HCC-1937Vector and HCC-1937BRCA1 cell lines were generated by infection with retrovirus containing either pLZRS vector or pLZRS-BRCA1. For RNAi-mediated knockdown of BRCA1, SKBR3 cells were transiently transfected with Dharmacon human BRCA1 siRNA (BRCA1 ON-TARGET plus SMART pool) and negative control siRNA (ON-TARGET plus non-targeting pool) using the DharmaFECT™ transfection reagent according to manufacturer’s instruction.

Chemical reagent

SAHA (suberoylanilide hydroxamic acid or Vorinostat, CAS #149647-78-9) was purchased from Cayman Chemicals. A 50 mM stock solution was prepared in DMSO. The working concentration was used at 1 μM.

Analysis of cell surface markers by flow cytometry

Cell preparation, incubation with antibodies, and flow cytometry were performed using our previously published protocol25. Antibodies used for flow cytometry were purchased from eBiosciences (ThermoScientific): anti-CD24-PE-Cyanine 7 (antibody dilution of 1:25, catalogue #25-0247-42), anti-CD44-FITC (antibody dilution of 1:50, catalogue #11-0441-82), anti-CD44-PerCP-Cy5.5 (antibody dilution of 1:50, catalogue #45-0441-82). Isotype controls included mouse IgGκ-PE-Cyanine 7 (antibody dilution of 1:25, catalogue #25-4714-42), rat IgG2b-FITC (antibody dilution of 1:50, catalogue #11-4031-82), and rat IgG2b-PerCP-Cy5.5 (antibody dilution of 1:50, catalogue #45-4031-80). Cells were incubated with antibodies for 30 minutes on ice, filtered, and then analyzed on a BD LSR II flow cytometer. Singlets were gated for analysis, based on forward scatter (FSC) and side scatter (SSC) profiles. The instruments were calibrated daily. FACS data were analyzed using the FlowJo™ software.

Aldehyde dehydrogenase (ALDH) activity assay

Cells were incubated using either the AldeRed ALDH Detection Assay kit (EMD Millipore, #SCR150) or the ALDEFLUOR kit (STEMCELL Technologies, #C01700) according to the manufacturer’s instructions.

Clonogenic assay

The clonogenic assay is based on our previously published protocols52,54. Briefly, tumor cells were plated at 600 cells/well for MDA-MB-231 cells and at 1000 cells/well for SK-N-BE(2)C cells in 6-well plates and incubated for 10 to 14 days. Colonies were stained with Crystal Violet. Plating Efficiency (PE) = lnumbers of colonies (≥50 cells/colony) divided by numbers of cells plated × 100%.

Western blot analysis

Whole cell lysates were prepared in RIPA buffer. Proteins were separated by SDS-PAGE under reducing conditions. BRCA1 protein was detected using mouse monoclonal anti-BRCA1 (SC-6954, 1:100, Santa Cruz Biotechnology). Protein bands were visualized using ECL substrates (BioRad, #170-5061) and imaged on Kodak X-OMAT 2000A.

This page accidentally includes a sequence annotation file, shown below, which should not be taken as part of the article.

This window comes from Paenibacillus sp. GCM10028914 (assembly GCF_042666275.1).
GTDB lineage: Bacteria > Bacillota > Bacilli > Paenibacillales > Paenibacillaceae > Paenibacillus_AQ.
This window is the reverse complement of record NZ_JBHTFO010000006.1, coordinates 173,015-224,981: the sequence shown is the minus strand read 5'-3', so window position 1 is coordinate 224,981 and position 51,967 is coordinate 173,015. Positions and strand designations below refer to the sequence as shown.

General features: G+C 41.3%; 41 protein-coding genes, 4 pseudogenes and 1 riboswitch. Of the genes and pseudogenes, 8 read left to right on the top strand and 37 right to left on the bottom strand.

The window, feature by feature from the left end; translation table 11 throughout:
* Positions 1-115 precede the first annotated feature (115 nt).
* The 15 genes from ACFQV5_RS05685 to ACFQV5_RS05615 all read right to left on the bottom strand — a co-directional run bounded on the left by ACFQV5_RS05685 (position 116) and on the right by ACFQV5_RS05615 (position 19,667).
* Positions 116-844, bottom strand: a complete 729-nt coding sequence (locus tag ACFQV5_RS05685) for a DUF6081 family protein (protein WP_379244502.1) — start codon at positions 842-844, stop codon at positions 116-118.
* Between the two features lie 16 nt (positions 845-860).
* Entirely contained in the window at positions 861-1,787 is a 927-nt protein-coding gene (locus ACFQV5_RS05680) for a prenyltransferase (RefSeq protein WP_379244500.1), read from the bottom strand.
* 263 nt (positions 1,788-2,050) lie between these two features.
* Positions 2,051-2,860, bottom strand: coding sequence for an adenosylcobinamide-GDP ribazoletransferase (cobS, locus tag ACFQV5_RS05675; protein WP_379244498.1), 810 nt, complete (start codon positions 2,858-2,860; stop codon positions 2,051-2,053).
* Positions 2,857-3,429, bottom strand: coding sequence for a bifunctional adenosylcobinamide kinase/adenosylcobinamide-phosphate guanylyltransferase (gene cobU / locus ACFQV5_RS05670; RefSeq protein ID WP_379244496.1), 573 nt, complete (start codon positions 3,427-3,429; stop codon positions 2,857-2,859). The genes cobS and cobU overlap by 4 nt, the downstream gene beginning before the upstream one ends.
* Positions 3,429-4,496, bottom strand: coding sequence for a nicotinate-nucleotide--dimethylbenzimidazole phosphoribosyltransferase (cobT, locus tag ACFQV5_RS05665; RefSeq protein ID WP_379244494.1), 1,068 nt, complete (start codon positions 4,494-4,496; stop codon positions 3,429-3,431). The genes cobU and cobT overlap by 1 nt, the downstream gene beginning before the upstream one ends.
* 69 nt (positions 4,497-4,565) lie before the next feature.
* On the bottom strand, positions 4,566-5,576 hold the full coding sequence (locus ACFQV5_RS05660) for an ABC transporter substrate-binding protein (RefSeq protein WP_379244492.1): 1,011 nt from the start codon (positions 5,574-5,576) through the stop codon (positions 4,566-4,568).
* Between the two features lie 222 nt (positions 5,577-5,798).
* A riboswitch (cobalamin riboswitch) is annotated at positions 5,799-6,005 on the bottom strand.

Real-time quantitative reverse transcription PCR (RT-qPCR)

Total cellular RNA was isolated with the TRizol reagent (Invitrogen). First-strand cDNA was synthesized using High Capacity cDNA Reverse Transcription Kit (Applied Biosystems). Levels of gene expression were performed by qRT-PCR on StepOne Plus (Applied Biosystems) using iTaq Universal SYBR Green Supermix (Bio-Rad) under the following conditions: initiation at 95 °C × 30 seconds, 40 cycles at 95 °C × 15 seconds, and 60 °C × 60 seconds. The house keeping gene HPRT was used as a control for normalization. Specificity of the primers (Table 1) was confirmed by a single peak on the dissociation curve.

Table 1 List of qRT-PCR primers.

CD44 promoter activity luciferase assay

The reporter CD44P pGL3, a gift from Dr. Robert Weinberg (Addgene plasmid # 19122), contains 2021 bp of the human CD44 promoter/enhancer upstream of the translation initiation site. CD44P pGL3 reporter plasmid was co-transfected with 0.2 μg Renilla Luciferase plasmid DNA (Promega, Mannheim, Germany) as a control for transfection efficiency. After 48 hr incubation, transfected cells were lysed using the Dual-Luciferase Reporter Assay System (Promega). Promoter-driven luciferase activity was measured on the Llumat LB 9507 machine (EG&G Berthold Co.) and normalized to the Renilla Luciferase activity. Each experiment was carried out in triplicates and repeated three times.

Statistics

Two group comparisons were analyzed by 2-tailed Student’s t-test (GraphPad Prism 7). Significant difference was declared if p < 0.05.

Data Availability

Data presented in this manuscript will be made available upon request.

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Acknowledgements

The authors thank Dr. Peter Glazer for reagents and helpful discussions. This work is in part supported by an NIH grant (R01 CA178254 to ZY).

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H.K., Q.L. and Z.Y. conceived and designed the study, and acquired data. All authors contributed to data analysis and manuscript preparation.

Correspondence to Zhong Yun.

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Kim, H., Lin, Q. & Yun, Z. BRCA1 regulates the cancer stem cell fate of breast cancer cells in the context of hypoxia and histone deacetylase inhibitors. Sci Rep 9, 9702 (2019) doi:10.1038/s41598-019-46210-y